Who do you Want to be this Christmas?By Dr. Margaret Paul
December 14, 2009
What kind of person do you want to be this Christmas? You get to choose!
Christmas is here and you get to decide who you want to be.
I don't mean if you want to be Santa Claus. I mean what kind of person do you want to be? Do you want to be a person who chooses your actions according to your fears of rejection, of getting hurt, of ridicule, or of being taken advantage of? Or do you want to be a person who chooses your actions from your deep desire to be a kind, loving, caring person?
We all have free will to choose who we want to be each and every moment.
Your choice of who you want to be comes from your choice of intent: to be controlling to protect yourself from your fears, or to be loving, and open to learning about loving, even in the face of pain. Your intent determines whether you are a warm, open, kind and caring person, or whether you are a closed, defensive, hard, or angry person.
Your intent also determines how you end up feeling. While you might want to believe that it is others' rejection and uncaring behavior that causes your anxiety, depression, hurt feelings or anger, it is actually your own choice of who you want to be that causes these feelings. While others' choices to be unloving can cause sadness, loneliness, heartache and heartbreak, if your choice is to protect against feeling these feelings and taking responsibility for nurturing them, then you will likely close off in reaction to others’ unloving behavior. It is 100% your choice to close off or to stay open and take responsibility for your own feelings.
Actually, you get to decide who you want to be each moment, not only during Christmas. But why not use Christmas as an opportunity to look deep inside and see who you have chosen to be most of the year? And to ask yourself, are you going to decide to take the risk of loving yourself and others just during the holidays, or all year?
Perhaps there is a part of you inside who says, "If I'm open and caring, I will be too vulnerable to being hurt and used."
The ego wounded part of us often believes that it is stupid to be open-hearted - that it leaves us too vulnerable to being hurt and walked over.
Yet the opposite is actually true. Here's why:
In order to be truly open, loving, and caring with others, you have to first be open, loving and caring with yourself. If you are giving to others without first taking loving care of yourself, then you will likely have an agenda attached to what you give. When you have not taken responsibility for filling yourself up with love, then you are likely giving to others to get love from them. This makes you very vulnerable to rejection and to being used.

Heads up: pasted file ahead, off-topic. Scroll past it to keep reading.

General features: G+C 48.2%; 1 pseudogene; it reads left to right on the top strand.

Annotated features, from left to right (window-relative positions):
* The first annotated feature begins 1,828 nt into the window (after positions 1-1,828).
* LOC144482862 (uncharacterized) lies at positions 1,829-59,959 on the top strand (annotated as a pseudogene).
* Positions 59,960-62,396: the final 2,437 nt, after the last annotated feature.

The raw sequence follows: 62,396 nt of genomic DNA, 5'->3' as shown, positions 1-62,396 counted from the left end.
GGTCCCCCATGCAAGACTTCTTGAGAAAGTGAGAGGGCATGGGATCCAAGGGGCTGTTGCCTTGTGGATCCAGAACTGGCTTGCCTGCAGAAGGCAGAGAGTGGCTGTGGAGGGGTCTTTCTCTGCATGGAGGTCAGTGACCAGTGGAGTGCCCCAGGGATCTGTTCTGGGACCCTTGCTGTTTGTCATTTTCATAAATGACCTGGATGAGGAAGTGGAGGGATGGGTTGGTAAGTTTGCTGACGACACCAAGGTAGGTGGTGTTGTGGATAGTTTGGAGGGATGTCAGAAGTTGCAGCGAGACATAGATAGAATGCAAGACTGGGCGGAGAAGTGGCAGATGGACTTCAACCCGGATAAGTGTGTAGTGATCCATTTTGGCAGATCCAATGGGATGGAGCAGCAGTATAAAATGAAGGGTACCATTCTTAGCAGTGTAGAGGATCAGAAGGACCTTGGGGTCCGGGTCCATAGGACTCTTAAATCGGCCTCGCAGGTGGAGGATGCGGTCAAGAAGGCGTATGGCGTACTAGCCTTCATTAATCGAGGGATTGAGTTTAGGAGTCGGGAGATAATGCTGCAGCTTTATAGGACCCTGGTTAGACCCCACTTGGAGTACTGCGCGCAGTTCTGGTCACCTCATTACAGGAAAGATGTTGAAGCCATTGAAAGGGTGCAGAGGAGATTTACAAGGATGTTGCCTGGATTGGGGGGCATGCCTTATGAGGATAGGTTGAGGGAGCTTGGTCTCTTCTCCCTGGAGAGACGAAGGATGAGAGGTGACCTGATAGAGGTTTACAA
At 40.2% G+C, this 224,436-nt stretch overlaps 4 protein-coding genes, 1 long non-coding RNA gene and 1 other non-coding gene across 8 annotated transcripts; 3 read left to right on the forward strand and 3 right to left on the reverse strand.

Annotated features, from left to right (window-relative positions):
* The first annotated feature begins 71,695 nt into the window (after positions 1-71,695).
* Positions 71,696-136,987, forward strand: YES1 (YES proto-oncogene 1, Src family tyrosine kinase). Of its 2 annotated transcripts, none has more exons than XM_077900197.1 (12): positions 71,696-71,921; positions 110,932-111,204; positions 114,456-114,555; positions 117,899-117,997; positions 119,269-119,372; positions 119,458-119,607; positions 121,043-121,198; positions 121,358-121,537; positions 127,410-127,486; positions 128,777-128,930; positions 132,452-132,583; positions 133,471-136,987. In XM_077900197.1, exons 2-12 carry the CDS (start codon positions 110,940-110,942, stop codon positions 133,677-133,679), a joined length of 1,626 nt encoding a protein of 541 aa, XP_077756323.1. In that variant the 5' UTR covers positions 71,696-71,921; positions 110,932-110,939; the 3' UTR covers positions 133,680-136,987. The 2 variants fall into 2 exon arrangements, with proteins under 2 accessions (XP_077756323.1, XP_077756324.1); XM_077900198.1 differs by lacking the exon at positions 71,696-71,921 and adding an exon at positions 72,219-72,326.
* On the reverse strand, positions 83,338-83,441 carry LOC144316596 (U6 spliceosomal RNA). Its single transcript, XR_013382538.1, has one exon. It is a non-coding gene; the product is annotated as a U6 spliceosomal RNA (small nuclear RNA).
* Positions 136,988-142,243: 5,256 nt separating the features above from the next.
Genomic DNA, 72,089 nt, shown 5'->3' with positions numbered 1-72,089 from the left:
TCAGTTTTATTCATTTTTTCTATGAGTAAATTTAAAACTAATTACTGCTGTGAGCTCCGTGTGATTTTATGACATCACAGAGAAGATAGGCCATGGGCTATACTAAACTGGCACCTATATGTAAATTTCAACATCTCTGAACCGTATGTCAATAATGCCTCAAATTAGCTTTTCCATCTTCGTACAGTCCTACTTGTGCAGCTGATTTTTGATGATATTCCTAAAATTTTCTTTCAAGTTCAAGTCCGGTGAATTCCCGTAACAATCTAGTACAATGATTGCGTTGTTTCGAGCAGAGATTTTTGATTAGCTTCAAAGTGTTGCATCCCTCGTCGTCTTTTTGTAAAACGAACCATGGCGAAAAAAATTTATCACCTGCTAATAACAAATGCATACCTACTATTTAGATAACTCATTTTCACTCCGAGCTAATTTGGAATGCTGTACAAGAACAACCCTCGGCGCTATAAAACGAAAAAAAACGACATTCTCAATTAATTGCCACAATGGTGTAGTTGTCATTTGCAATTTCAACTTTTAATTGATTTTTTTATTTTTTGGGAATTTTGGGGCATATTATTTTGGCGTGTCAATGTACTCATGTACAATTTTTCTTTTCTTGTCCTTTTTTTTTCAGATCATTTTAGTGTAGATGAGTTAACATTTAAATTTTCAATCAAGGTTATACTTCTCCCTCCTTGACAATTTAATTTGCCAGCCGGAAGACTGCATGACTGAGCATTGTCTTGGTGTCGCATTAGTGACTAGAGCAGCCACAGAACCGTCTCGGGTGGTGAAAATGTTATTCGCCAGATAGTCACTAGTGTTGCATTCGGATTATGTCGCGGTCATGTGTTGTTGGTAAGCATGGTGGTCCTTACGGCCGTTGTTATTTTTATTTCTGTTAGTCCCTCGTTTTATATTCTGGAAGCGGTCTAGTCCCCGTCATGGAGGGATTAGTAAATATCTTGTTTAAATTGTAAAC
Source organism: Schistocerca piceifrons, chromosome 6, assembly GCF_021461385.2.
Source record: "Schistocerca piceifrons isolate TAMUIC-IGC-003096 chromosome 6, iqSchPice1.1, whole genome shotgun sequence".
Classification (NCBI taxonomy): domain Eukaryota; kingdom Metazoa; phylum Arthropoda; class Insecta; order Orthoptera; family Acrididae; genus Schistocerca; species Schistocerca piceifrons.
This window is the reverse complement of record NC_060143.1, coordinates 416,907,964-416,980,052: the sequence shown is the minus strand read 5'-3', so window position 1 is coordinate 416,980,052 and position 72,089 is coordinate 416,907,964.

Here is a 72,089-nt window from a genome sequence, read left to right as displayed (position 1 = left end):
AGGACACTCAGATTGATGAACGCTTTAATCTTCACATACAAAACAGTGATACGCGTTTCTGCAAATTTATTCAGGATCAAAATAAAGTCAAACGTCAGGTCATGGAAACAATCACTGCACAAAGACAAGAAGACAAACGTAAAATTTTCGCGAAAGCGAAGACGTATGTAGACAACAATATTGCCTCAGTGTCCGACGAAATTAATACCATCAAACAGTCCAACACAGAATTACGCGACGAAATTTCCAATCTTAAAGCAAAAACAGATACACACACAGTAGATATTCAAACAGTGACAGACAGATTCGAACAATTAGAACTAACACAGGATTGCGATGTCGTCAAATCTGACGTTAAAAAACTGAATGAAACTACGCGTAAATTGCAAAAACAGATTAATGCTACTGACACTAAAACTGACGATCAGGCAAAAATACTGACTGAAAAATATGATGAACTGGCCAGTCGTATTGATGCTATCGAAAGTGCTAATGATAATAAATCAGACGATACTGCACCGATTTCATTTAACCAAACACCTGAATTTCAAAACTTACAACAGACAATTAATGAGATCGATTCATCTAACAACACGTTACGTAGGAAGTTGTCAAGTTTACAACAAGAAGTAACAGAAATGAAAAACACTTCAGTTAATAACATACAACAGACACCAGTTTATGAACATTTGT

However, when you are truly devoted to being loving to yourself, you develop a strong, powerful inner loving adult who is fully capable of not taking rejection personally and of setting limits against being used or taken advantage of. When you are taking loving care of yourself, you would never reject yourself by giving yourself away to avoid others' rejection. As a strong loving adult, you know you can loving manage hurt, so you don't need to protect against it. One of the most freeing decisions I ever made in my life was that I was willing to feel hurt rather than close my heart to protect against it. Developing my loving adult through practicing Inner Bonding gave me the confidence to know that I would be fine even if I got hurt.
This holiday season, take a chance and devote yourself to being loving to yourself and others.
Consciously shift out of your intent to protect against being hurt or used and into the intent to be open and caring with yourself and others. You will be deeply rewarded by a wonderful sense of inner peace, fulfillment, and personal power!
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We cannot get to know each other just through talking. We get to know each other deeply through being - laughing, crying, playing, loving, conflict, learning. Words are easy - anyone can say anything about themselves, but we cannot hide our intent in our real interactions. We cannot know someone's heart through words alone.
By Dr. Margaret Paul